Results very less amount and this could
Results and discussionExplant selection and cultures establishmentPhenolic exudation:The survival frequency of fresh/juvenile explants was significantly greater (P< 0.05) than old/woody explants (Fig. 2). Survival of the old/woodyexplants was lesser because they produced a higher amount of phenolic exudatesthat could have suppressed further tissue proliferation. According to Minochaand Jain (2000), phenolic exudation/leaching is a common problem during cultureof mature explants that can notably influence the success of cultureestablishment/subsequent proliferation. In contrast, fresh/juvenile explantsproduced phenolic exudates in very less amount and this could be overcome bytreating the explants with sterile antioxidant solution of ascorbic acid andcitric acid. Similarly, beneficial results of use of antioxidant solutionduring culture establishment have also been reported by other researchers (Shekhawatet al.
1993; Cördük and Aki 2011; Lodha et al. 2014).Explanting season: The effect ofexplanting season on culture establishment is a key factor, especially in caseof explants derived from a mature plant. The frequency of axillary shootdifferentiation was significantly higher (?<0.5) in spring (87.
3%)and autumn (81.6%) in comparison to that of summer (39.0%) and winter (60.3%)seasons (Fig.
3). Spring was found the best explanting season for Prosopiscineraria (Shekhawat et al. 1993) and Populus tremula (Peternel etal. 2009), whereas autumn proved the most suitable season for Crataevaadansonii (Sharma et al. 2003) and Lawsonia inermis (Ram andShekhawat 2011) culture establishment. In contrast, explants collected during springand autumn both seasons were found suitable for culture establishment in T.cordifolia.
Our results are in consonance withTimofeeva et al (2014) in Laburnum anagyroides. It should be pointed outthat T. cordifolia does not exhibit pronounced dormancy/growthretardation during off seasons.Bud breaking: Shoot bud inductionwas observed from the fresh/juvenile nodal explants within 10-14 days on themedium containing cytokinins (BAP or Kin).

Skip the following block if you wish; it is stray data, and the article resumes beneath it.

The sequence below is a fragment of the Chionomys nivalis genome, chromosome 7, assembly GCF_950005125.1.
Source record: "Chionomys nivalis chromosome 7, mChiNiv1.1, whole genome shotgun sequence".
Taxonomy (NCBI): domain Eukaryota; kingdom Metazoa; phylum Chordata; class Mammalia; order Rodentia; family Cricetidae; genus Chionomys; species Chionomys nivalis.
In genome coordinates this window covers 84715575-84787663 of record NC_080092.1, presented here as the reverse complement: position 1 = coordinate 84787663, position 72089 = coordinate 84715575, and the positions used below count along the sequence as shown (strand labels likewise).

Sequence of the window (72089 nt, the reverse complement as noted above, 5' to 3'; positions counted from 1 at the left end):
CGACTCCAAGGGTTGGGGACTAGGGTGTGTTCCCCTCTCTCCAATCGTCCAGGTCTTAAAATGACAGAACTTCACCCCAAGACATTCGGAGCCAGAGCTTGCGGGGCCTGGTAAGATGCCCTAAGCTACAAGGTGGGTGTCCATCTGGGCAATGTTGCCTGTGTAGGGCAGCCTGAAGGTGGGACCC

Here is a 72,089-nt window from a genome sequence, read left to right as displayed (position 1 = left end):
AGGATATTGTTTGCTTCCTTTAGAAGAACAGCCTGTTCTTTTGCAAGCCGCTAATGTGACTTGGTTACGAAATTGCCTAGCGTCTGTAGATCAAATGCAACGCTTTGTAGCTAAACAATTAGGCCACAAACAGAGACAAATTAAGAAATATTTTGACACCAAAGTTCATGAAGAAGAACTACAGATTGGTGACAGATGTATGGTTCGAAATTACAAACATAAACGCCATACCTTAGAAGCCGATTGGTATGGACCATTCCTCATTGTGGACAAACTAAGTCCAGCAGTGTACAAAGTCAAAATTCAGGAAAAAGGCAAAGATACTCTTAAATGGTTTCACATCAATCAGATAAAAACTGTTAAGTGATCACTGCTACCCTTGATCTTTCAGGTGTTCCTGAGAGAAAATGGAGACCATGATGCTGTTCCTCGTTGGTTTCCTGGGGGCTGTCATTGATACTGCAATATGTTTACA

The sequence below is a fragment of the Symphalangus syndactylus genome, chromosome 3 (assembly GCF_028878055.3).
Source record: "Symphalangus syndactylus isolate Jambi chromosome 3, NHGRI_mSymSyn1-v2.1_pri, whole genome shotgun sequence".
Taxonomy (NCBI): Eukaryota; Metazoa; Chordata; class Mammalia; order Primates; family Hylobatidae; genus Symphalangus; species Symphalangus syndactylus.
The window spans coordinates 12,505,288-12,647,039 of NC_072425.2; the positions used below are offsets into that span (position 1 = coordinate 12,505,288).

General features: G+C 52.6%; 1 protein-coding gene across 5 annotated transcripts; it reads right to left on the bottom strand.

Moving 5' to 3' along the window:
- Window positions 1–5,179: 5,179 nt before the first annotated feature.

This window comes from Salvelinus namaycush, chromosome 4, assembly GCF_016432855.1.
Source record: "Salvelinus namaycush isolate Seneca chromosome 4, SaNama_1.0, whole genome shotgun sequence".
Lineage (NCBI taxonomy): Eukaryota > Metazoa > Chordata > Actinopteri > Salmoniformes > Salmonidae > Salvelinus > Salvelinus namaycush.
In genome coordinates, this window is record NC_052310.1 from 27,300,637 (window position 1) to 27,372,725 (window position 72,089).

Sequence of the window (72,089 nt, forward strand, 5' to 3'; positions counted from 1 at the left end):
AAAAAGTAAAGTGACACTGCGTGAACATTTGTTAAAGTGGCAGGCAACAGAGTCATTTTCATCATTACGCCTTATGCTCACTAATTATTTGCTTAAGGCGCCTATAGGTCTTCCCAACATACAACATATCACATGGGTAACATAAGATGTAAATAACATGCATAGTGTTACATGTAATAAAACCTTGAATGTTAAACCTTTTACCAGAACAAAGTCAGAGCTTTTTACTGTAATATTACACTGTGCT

The optimum axillary shoot bud inductionwas observed on MS medium containing BAP – 2.0 mg l-1. On thismedium, 3.8 ± 0.
63 shoots of mean length 2.55 ± 0.60 cmwere differentiated per explant (Table 1; Fig. 1b).
Earlier, Gururaj et al (2007)observed 3.4 ± 0.62 shoots on Kin–13.94 µM, Choudhury et al (2013) 2.23 shootson BAP–2.0 mg l-1, Sivakumar et al (2014) 1.8 ± 0.
1 shoots on Kin–4.36µM and Sharma et al (2015) 3.5 ± 0.
15 shoots on BAP–2.0 mg l-1. Inthe present study, BAP supplemented medium proved more effective for shoot budinduction than Kin as reported in Caralluma edulis (Patel et al. 2014a),Cadaba fruticosa (Lodha et al.
2015) and Couroupitaguianensis (Shekhawat and Manokari 2016). Explant inoculated cultures wereinitially kept in diffused light conditions (20–25 µmol m?2s?1PFD) for bud breaking and then transferred to high light intensity (45–50 µmolm?2s?1 PFD) for further growth/differentiation of shoots.According to Lodha et al. (2014), initial incubation of explants in diffused lightfor certain period can enhance morphogenesis through promoting early axillarymeristem activation. Similar trends were also reported in Leptadeniareticulata (Rathore et al. 2013a) and Caralluma edulis (Patel et al.2014a).Multiplication and maintenance of shoot culturesRepetitive transferof original explants: Inthe first approach of shoot multiplication, original explants were repetitivelycultured on the fresh medium containing comparatively lower concentrations ofBAP (0.
25, 0.5, 1.0 or 2.0 mg L-1). Of these, MS medium supplemented with BAP (1.0mg L?1) formed the maximum number ofshoots (9.2 ± 1.03 per explant) after the second repetitive passage (Table 2).
Duringthe next two passages (third and fourth), lesser number of shoots were producedwith continuous decrement at each passage. Shoot multiplication through repetitivetransfer of original explants is an economic way to produce new flush of shootsin shorter period by reinvigorating and rejuvenating the basal dormantmeristematic cells (Sánchez et al. 1997). This approach of shoot amplificationhas also been applied in Leptadenia reticulata (Rathore et al. 2013a), Cadaba fruticosa(Lodha et al. 2015) and Blyttia spiralis (Patel et al. 2016).
Subculturing of in vitro raised shoots:In the second approach ofshoot amplification,in vitro raised shoots were subcultured to MS medium supplemented with three concentrations(0.25, 0.5 or 1.0 mg l-1) of cytokinins (BAP and Kin) alone/incombination with an auxin (IAA–0.1 mg l-1). Initial stages ofmultiplication were carried out in 150 ml Erlenmeyer flasks (Fig.
1c), then in250 ml flasks and finally in 420 ml screw cap culture bottles. Of the various concentrationsof PGRs tested, MS medium having a combination of BAP and Kin (0.5 mg l-1each) and IAA (0.1 mg l-1) gave the optimum regeneration response(?10-12 shoots/culture vessel). In comparison to only cytokinins (BAP or Kin)containing medium, greater number of shoots were obtained on medium containinga combination of cytokinins (BAP and Kin) and an auxin (IAA).
Incorporation ofIAA (0.1 mg l-1) in subculturing medium showed synergistic effect onshoot multiplication and increased the shoot number by promoting axillary branching.The probable reason for this synergism may be the cross-talk mechanism ofcytokinin(s) and auxin, where cytokinin(s) promotes the stem cell proliferationin central meristematic region and auxin initiates organ primordium formationfrom the surrounding region and this in turn results in shoot meristemdevelopment and shoot branching (Shimizu-Sato et al. 2009; Su et al.
2011).This type of auxin-cytokinin(s) synergism has also been reported in many other plantspecies (Rathore et al. 2013a; Lodha et al. 2015; Shekhawat and Manokari 2016),including few climbers such as Leptadenia reticulata (Patel et al. 2014b)and Blyttia spiralis (Patel et al. 2016).